The planet is inhabited by many different predator species, all of whom hold an important place in the ecosystems they call home. A predator is any animal that feeds on other animals (prey), typically, ones that are smaller or weaker than it. In many regions around the world, humans have historically hunted and pushed out many of these apex animals, sometimes to the detriment of the entire ecosystem. We sometimes react negatively to the mere presence of certain wildlife in our backyard and neighborhood. But we are coming to learn that co-existence is the key to sharing the planet peacefully with other animals.
Many times, a negative reaction to wildlife entering “your territory” comes from a place of fear (of wild animals or a particular species), as well as a lack of understanding of that species’ habits and behavior. If you find that an unwanted predator is frequenting your yard, stop to consider the reasons it may be entering your yard and try to think of ways that you might help lessen that behavior. It can sometimes be as simple as picking up rotten fruit, removing piles of brush and debris from your yard, or bringing your cat or dog food inside at night.
If you live in an area that has carnivorous predators like mountain lions, bobcats, bears, coyotes and rattlesnakes, you must educate and prepare yourself for encounters with these majestic animals. If you have a good understanding of what types of native animals are in your area, as well as learn more about predatory behavior, you will be better equipped to handle any chance encounters with these animals should they occur. For a better understanding of the importance of predators in the world, learn more about the biology and impact of predators in an ecosystem.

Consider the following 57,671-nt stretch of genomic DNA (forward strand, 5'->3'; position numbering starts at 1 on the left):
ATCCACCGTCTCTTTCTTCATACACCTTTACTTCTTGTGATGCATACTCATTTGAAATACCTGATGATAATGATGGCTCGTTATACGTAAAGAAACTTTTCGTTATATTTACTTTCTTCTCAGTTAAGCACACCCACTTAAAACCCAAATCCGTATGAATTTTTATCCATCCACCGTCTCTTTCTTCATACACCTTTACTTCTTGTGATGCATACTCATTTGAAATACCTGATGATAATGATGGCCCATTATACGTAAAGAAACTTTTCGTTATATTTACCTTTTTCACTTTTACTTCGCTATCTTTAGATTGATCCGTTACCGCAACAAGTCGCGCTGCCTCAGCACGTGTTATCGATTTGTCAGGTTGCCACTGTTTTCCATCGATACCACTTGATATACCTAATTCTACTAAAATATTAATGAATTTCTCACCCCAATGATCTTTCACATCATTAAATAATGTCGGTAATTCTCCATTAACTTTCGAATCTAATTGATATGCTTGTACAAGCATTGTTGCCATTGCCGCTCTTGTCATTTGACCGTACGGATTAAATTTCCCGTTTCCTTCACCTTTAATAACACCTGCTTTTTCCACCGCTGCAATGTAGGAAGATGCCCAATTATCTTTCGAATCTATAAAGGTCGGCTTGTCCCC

Wildlife Clues to help identify native animals
If you feel that an animal is behaving abnormally or aggressively, and you live in the Los Angeles area, contact LA Animal Services. If you or your pet have been bitten by a wild animal or if you suspect rabies in a wild animal, contact the LA County Department of Veterinary Public Health at (213) 989-7060 or (877) 747-2243.